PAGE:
The Rolls-Royce Trent 700 entered service 20 years ago, but the popularity of its platform—the Airbus A330—means the program has lots of life left, especially in the aftermarket. But shifting market dynamics—and the engine manufacturer’s increasing awareness of them—mean the future of Trent 700 maintenance will look much different.
Rolls is the OEM leader in capturing its products’ aftermarket. About 90% of Trent engines go out the door with a long-term Total Care agreement attached. While some span an engine’s entire service life, most are for 10-15-years. Those dynamics mean most Trent 700s in service are still under an initial agreement, which, in Rolls’s view, has minimized demand for more flexible aftermarket alternatives.
The Trent 700 program includes more than 1,500 engines delivered or on order—enough for a 58% share of the A330 market. Enough Trent 700s have finished their first service agreements to help form a picture of demand during the program’s mature phase, and operators are looking for more flexibility than Total Care was built to offer.
“There is always a second-tier opportunity, and we are typically contracting for between five and seven years for the second-tier operator of those aircraft,” Rolls President-Aerospace Tony Wood said at the company’s investor day in June 2014. It is after these second-tier deals that operators and Rolls often begin to have divergent goals.
Total Care’s goal is to offer predictable costs in exchange for a long-term agreement that helps Rolls cash in on product development. Rolls knows aftermarket revenue is worth at least four times the net price of a new engine. With a core set of offerings in a Total Care package, Rolls gains some control over aftermarket costs and a guaranteed revenue stream.
Core Total Care offerings include services like overhauls. But they also have elements such as reliability improvements and health monitoring focused on maximizing on-wing time and minimizing the risk of unscheduled issues. Add-ons such as spare-engine support provide customization opportunities, but the core elements are always the same, and are focused on the OEM’s main aftermarket goal.
“The most powerful determinant of cost in a service and support contract under Total Care is time on-wing,” Wood said.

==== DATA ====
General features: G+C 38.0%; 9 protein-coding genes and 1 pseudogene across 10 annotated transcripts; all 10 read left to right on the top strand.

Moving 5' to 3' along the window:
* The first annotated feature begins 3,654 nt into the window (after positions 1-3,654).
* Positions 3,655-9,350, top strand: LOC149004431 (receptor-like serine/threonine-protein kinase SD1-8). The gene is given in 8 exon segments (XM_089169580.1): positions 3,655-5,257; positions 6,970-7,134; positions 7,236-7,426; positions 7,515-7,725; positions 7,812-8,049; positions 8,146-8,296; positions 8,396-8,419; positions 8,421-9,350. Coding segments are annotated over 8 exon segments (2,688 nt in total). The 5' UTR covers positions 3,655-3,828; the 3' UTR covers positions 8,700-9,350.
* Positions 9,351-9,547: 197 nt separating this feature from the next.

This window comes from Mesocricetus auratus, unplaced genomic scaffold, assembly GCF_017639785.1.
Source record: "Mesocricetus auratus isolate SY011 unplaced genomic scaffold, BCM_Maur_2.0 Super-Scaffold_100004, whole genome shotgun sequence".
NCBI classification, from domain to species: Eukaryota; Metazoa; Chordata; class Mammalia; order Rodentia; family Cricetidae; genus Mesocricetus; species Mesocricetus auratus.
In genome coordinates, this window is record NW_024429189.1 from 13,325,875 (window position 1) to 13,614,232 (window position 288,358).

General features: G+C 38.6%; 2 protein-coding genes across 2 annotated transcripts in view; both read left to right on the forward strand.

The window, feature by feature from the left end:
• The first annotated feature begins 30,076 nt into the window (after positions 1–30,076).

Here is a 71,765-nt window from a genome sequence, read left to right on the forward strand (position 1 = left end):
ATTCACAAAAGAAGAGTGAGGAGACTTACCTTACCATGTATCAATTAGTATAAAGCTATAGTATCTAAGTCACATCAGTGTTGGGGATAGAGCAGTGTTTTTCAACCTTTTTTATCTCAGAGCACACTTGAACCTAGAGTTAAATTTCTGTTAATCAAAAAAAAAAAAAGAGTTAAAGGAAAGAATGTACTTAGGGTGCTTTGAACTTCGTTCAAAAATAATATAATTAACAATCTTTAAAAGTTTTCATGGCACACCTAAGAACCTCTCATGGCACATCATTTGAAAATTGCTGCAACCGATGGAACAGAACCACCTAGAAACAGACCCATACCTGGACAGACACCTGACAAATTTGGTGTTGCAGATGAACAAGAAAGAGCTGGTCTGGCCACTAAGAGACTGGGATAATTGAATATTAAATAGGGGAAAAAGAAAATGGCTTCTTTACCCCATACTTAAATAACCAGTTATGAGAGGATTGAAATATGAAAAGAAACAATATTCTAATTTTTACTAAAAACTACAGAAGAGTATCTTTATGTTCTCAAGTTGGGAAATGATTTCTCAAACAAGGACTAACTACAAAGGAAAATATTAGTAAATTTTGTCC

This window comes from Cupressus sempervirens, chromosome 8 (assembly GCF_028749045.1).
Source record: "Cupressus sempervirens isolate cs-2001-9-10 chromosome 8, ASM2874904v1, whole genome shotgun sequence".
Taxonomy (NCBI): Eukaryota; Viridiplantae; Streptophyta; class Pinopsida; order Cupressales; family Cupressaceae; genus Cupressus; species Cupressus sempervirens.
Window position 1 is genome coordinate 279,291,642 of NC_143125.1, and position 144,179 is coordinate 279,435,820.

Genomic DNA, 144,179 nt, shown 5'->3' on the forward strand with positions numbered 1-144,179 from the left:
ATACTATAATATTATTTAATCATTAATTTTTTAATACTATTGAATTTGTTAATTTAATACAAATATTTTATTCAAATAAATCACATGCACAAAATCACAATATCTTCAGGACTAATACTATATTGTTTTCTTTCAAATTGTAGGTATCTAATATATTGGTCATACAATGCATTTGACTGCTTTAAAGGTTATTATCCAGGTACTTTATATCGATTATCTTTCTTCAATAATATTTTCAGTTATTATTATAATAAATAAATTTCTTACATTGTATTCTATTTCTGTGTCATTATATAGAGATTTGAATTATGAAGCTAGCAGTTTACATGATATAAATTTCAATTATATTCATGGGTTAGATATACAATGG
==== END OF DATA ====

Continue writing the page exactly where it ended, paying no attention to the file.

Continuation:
The operator’s product development has followed the same philosophy, Wood noted, pointing out that improvements have doubled the Trent 700’s time-on-wing since it entered service.
Such focus pays off in predictable overhaul schedules. Rolls says 92% of Trent 700s stay on-wing until reaching the projected overhaul point, when a life-limited part needs replacement.
But as engines age and operators become more savvy, maximizing time on wing does not always trump all other variables. This is one reason that GE is industry’s biggest consumer of used serviceable material (USM). Used parts not only drive down overhaul costs, but they can help fine-tune a workscoping package that delivers a certain amount of time on wing.
As the Trent 700 fleet matures, operators are seeking more flexibility, and Rolls is rising to the challenge. Central to its strategy is Total Care Flex, the modified support program it has been piloting for more than a year that has landed at least one unannounced customer.
The pilot program’s main focus worked to reduce costs on Trent 500s that power Airbus A340-500s and -600s. While the program’s elements are still being finalized, it is expected to incorporate core engine maintenance cost-reduction elements, including USM, custom workscopes and repairs.
“This is about developing workscopes which fundamentally work to a different horizon,” James Barry, Rolls senior vice president for customer strategy and marketing, said at a conference earlier this year. “The risk-transfer balance is changing
. . . One customer may want a Total Care Life or Term solution, while other customers may want something different that allows them to plan over a shorter horizon.”
Barry emphasized that the evolution will include more independent shop work. “We expect choice in the MRO marketplace to increase,” he said. “The growth in the Trent fleet demands more capacity, and we expect independent shops to provide that capacity.”
While many see Rolls’s aftermarket network as a closed one dominated by the manufacturer, Barry noted that third-party providers including Egyptair, Emirates, Thai Airways and ADAT offer various levels of Trent 700 capability—a trend he expects to gain momentum.
“I think you’re going to see more T&M [time-and-materials] demand. I think you’re going to see all shops engaged in T&M on the Trent aftermarket,” Barry said. “You’re going to see the trading of assets. You’re going to see the breaking up of assets. You’re going to see [USM] coming out. Rolls-Royce is going to be very engaged in buying, distributing and managing used material, and I think other parties will be as well.”